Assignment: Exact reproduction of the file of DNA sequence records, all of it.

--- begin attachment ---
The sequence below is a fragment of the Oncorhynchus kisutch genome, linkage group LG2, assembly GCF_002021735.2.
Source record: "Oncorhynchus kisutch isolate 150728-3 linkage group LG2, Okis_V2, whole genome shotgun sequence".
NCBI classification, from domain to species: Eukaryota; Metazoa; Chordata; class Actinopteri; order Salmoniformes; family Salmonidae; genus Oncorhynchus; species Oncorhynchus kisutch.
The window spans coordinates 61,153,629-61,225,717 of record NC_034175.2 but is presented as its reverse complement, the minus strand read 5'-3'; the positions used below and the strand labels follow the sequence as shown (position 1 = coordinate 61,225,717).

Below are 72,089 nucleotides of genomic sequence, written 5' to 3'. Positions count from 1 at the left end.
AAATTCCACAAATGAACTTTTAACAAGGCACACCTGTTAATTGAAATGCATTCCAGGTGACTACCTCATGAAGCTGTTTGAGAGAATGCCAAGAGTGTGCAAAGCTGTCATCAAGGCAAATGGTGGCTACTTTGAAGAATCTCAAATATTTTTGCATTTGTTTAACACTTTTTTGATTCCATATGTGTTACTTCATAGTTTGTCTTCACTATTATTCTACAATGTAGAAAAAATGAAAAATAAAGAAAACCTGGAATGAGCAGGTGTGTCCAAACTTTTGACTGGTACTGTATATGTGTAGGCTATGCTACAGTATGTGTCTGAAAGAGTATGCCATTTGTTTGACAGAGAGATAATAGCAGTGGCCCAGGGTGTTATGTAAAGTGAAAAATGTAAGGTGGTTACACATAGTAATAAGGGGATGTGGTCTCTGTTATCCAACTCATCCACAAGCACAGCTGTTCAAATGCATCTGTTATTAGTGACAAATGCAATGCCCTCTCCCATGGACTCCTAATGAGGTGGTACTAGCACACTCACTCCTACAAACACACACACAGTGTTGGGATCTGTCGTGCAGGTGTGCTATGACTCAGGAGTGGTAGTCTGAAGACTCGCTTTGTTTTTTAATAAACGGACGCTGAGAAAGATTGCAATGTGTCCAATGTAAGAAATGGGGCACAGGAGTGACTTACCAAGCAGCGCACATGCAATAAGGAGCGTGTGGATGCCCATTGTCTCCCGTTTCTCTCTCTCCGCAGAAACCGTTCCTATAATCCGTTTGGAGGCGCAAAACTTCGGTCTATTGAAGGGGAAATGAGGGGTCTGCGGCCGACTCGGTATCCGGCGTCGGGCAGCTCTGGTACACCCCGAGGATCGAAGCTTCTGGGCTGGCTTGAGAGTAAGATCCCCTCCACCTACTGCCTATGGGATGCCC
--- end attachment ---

The sequence below is a fragment of the Oncorhynchus kisutch genome, linkage group LG2, assembly GCF_002021735.2.
Source record: "Oncorhynchus kisutch isolate 150728-3 linkage group LG2, Okis_V2, whole genome shotgun sequence".
NCBI classification, from domain to species: Eukaryota; Metazoa; Chordata; class Actinopteri; order Salmoniformes; family Salmonidae; genus Oncorhynchus; species Oncorhynchus kisutch.
The window spans coordinates 61,153,629-61,225,717 of record NC_034175.2 but is presented as its reverse complement, the minus strand read 5'-3'; the positions used below and the strand labels follow the sequence as shown (position 1 = coordinate 61,225,717).

Below are 72,089 nucleotides of genomic sequence, written 5' to 3'. Positions count from 1 at the left end.
AAATTCCACAAATGAACTTTTAACAAGGCACACCTGTTAATTGAAATGCATTCCAGGTGACTACCTCATGAAGCTGTTTGAGAGAATGCCAAGAGTGTGCAAAGCTGTCATCAAGGCAAATGGTGGCTACTTTGAAGAATCTCAAATATTTTTGCATTTGTTTAACACTTTTTTGATTCCATATGTGTTACTTCATAGTTTGTCTTCACTATTATTCTACAATGTAGAAAAAATGAAAAATAAAGAAAACCTGGAATGAGCAGGTGTGTCCAAACTTTTGACTGGTACTGTATATGTGTAGGCTATGCTACAGTATGTGTCTGAAAGAGTATGCCATTTGTTTGACAGAGAGATAATAGCAGTGGCCCAGGGTGTTATGTAAAGTGAAAAATGTAAGGTGGTTACACATAGTAATAAGGGGATGTGGTCTCTGTTATCCAACTCATCCACAAGCACAGCTGTTCAAATGCATCTGTTATTAGTGACAAATGCAATGCCCTCTCCCATGGACTCCTAATGAGGTGGTACTAGCACACTCACTCCTACAAACACACACACAGTGTTGGGATCTGTCGTGCAGGTGTGCTATGACTCAGGAGTGGTAGTCTGAAGACTCGCTTTGTTTTTTAATAAACGGACGCTGAGAAAGATTGCAATGTGTCCAATGTAAGAAATGGGGCACAGGAGTGACTTACCAAGCAGCGCACATGCAATAAGGAGCGTGTGGATGCCCATTGTCTCCCGTTTCTCTCTCTCCGCAGAAACCGTTCCTATAATCCGTTTGGAGGCGCAAAACTTCGGTCTATTGAAGGGGAAATGAGGGGTCTGCGGCCGACTCGGTATCCGGCGTCGGGCAGCTCTGGTACACCCCGAGGATCGAAGCTTCTGGGCTGGCTTGAGAGTAAGATCCCCTCCACCTACTGCCTATGGGATGCCC